Premature to blame RMAF Hawk crash on aircraft age, poor training, maintenance

Accidents happen. However, the loss of a Royal Malaysian Air Force (RMAF) Hawk Mk. 108 last night couldn’t have come at a worse moment and presents a public relations ‘hot potato’ for the RMAF in several ways.

Already, armchair critics are saying that keeping the aircraft flying is tantamount to gross negligence, due to the Hawks’ age. Others are pointing accusatory fingers at the maintenance culture, and even the training standards of the aircrews.

Last night’s crash at 10.07pm in Butterworth involved a single Hawk Mk. 108 from No. 6 Squadron. The jet, serial number M40-08, was crewed by Major Fareez Omar and Captain Mohamad Affendi Bustamy.

Mohamad Affendi was killed in the incident, while Fareez sustained injuries. He is reported to be in stable condition.

The fact that this mishap came on the heels of a damning report by Transparency International, just provides more ammo for detractors.

The Government Defence Integrity Index (GDI) 2020 report is an international index related to corruption in the defence sector. Malaysia scored just 45 per cent, which earned it a ‘D’ rating.

Aircraft accidents are never attributed to a single cause. There are usually several contributing factors.

Is the Hawk old? The short answer is, ‘yes’. The design, as an advanced jet trainer, dates back to the 1970s. Malaysia purchased two different iterations of the aircraft to fulfil two significantly different roles – a light combat aircraft (in the form of the single-seat, radar equipped Mk. 208), and as a lead-in fighter trainer (LIFT) and light strike aircraft – the Mk. 108.

While the basic airframe is largely the same as the original design, the jets operated by the RMAF are equipped with advanced avionics, a modern ‘glass’ cockpit with multi-function displays, and in the case of the Mk.208, an AN/APG-66H pulse-Doppler, multimode radar.

The contract between the Malaysian government and BAE Systems for (the then) new-build Hawks was signed in 1990. Deliveries of 10 Hawk Mk. 108s and 18 Mk. 208s began in 1994.

So, is age a factor in this incident? Not necessarily. Other aspects could have played a role – ingestion of FOD (foreign object debris), bird strike, weather and other meteorological conditions, mechanical failure, spatial disorientation … the list is endless.

Typically, aircraft manufacturers design airframes to last anywhere between 30 and 40 years. The Boeing B-52 Stratofortress, for example, has been in service with the United States Air Force since 1955, having first flown in 1952.

The RMAF realised that the Hawk is getting long in the tooth, and as such, initiated the Light Combat Aircraft/Fighter Lead-In Trainer (LCA/FLIT) programme a few years ago, as part of its ‘CAP55’, force modernisation/rationalisation initiative.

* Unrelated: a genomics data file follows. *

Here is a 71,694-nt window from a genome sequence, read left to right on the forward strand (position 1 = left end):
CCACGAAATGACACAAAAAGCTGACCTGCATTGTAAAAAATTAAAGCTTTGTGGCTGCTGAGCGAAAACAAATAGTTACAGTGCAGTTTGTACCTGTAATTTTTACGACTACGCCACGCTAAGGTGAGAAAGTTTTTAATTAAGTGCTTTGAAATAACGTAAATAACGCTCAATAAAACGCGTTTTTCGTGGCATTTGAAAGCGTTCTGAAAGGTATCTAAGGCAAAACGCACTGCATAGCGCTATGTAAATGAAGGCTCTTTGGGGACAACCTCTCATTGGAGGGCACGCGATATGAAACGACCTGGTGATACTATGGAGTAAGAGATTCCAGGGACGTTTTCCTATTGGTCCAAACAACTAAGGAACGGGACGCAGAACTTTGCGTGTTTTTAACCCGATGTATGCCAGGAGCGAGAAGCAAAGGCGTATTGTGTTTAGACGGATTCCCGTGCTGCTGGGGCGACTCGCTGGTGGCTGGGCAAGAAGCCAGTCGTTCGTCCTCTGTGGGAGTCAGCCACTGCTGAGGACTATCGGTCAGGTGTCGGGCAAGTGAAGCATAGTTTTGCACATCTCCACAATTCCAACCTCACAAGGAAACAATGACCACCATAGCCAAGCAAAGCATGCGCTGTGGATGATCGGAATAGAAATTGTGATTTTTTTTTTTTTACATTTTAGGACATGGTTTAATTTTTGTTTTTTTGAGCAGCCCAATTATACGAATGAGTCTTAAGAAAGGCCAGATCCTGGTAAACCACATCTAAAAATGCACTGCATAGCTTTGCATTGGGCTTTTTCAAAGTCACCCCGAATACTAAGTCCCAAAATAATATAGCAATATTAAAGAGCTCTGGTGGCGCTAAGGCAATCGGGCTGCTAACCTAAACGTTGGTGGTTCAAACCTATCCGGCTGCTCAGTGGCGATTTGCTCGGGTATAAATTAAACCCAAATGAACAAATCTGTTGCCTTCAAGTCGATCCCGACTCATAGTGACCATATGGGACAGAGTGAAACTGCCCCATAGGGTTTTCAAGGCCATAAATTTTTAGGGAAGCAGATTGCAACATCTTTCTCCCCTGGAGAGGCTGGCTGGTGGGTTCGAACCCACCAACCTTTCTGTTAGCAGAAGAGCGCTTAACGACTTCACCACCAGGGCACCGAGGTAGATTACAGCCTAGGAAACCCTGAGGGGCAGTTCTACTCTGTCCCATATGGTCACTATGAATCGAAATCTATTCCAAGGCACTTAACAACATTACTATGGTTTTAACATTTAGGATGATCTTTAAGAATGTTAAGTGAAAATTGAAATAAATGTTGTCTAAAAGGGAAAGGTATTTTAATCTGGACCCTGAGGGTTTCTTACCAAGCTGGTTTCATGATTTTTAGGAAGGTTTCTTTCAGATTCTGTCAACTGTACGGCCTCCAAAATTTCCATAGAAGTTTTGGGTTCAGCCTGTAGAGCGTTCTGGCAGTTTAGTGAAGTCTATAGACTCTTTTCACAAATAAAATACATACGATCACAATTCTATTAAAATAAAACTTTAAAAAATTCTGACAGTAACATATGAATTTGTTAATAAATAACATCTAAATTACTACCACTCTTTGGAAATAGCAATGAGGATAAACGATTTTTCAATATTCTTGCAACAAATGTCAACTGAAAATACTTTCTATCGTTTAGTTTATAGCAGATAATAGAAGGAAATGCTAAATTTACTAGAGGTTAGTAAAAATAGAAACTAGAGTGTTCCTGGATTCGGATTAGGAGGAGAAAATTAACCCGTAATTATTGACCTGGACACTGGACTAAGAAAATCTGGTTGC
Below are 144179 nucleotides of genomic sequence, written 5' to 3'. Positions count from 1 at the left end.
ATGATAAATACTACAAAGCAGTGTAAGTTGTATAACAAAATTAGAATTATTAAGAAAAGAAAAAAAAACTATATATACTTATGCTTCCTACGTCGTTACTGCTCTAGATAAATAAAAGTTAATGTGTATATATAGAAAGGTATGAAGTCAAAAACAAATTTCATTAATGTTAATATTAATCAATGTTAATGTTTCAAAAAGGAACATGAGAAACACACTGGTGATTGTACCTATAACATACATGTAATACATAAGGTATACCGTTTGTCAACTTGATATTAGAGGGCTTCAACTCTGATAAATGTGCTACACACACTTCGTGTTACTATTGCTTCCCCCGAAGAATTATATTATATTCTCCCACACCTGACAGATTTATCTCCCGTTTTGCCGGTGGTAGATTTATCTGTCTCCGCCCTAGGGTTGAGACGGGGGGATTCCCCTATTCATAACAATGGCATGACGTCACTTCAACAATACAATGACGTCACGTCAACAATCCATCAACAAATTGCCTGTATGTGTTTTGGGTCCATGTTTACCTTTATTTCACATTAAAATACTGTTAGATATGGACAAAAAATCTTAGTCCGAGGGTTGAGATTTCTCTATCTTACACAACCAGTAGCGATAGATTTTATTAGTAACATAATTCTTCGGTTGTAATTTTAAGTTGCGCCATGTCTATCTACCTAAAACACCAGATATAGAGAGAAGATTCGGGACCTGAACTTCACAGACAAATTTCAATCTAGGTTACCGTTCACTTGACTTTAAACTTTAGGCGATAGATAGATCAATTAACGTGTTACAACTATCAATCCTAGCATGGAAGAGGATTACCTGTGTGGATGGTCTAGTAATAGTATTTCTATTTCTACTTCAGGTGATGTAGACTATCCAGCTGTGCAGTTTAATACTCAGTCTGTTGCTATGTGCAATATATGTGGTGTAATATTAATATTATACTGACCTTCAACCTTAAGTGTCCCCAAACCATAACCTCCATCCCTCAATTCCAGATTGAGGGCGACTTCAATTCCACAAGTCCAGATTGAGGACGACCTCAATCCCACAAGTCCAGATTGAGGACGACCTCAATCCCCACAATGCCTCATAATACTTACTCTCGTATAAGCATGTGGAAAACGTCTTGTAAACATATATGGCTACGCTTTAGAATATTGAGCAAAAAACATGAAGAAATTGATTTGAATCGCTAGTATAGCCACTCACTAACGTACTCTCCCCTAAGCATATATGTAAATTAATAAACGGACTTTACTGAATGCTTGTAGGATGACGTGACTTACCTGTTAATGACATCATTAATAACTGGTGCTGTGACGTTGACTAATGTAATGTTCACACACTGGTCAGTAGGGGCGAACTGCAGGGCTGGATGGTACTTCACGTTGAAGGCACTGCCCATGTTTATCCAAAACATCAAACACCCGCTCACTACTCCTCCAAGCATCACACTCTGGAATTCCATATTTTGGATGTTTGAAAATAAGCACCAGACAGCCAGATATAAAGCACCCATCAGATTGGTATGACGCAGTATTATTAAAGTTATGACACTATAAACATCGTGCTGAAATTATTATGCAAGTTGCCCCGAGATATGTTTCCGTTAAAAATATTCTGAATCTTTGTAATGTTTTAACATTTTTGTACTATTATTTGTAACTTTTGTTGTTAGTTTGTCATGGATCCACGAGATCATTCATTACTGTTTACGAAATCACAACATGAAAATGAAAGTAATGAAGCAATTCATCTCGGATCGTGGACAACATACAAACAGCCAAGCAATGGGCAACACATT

As it now stands, the RMAF’s replacement programme for the Hawks is on track. The air force recently announced a tender for the supply of 18 aircraft (with options for another 18) to replace the ageing Hawks. The Hawks will soldier on until 2030, while the new LCA/FLIT aircraft are expected to enter service in 2025. A decision on the winner is expected to be announced soon.

Key to a type’s service longevity is proper maintenance, following a set of stringent, internationally mandated, protocols. This is an area that is highly regulated.

In the late 80s and 90s, the RMAF suffered a string of mishaps involving its venerable workhorse, the Sikorsky S-61 A-4 Nuri. Part of the problem was attributed to the retention of experienced maintainers who left the service for the more lucrative private sector.

Over the years, the RMAF and the government spent a considerable chunk of the defence budget on remuneration and benefits across the board to stem the migration of talent. That effort has paid dividends.

Year-on-year, it’s an almost even split between capital, and operational expenditure in the Armed Forces. As a result of this, the service has been able to retain its top talents.

Ground crews, maintainers and ordies (ordnance specialists) undergo regular training, both locally and overseas, to maintain currency. The RMAF’s best and brightest officers are sent to staff colleges all over the world as a part of their career progression requirements. This is a prerequisite for promotion.

At the squadron level, competitions are held to pick the best in each category – best squadron, pilot, and ground crew.

During the recent fleetwide competition called ‘Exercise Iron Fist’ in March, the Hawk squadrons acquitted themselves well, with No. 6 Squadron emerging as ‘Top Gun Squadron’.

The last year has also seen a flurry of bilateral and multilateral exercises, to test the RMAF’s readiness and capability, and to ensure interoperability with other air forces from around the world.

The RMAF conducts regular exercises with United States Navy fighter squadrons each time a carrier battle group transits the South China Sea on deployment. These are called ‘PassEx’, for ‘Passing Exercise’.

This year, ‘Exercise Bersama Shield’ was conducted under the aegis of the Five Power Defence Arrangement (FPDA). Aircrews from Malaysia, Singapore, the United Kingdom, Australia, and New Zealand took part in a week-long ‘furball’ to hone their skills in air combat maneuvering, offensive counter air, and defensive counter air operations.

These, and the other engagements exhibit a high level of operational tempo that demonstrate the air force’s ability to sustain combat operations, despite issues beyond its control.

The crash of M40-08 was, unfortunately, one such example.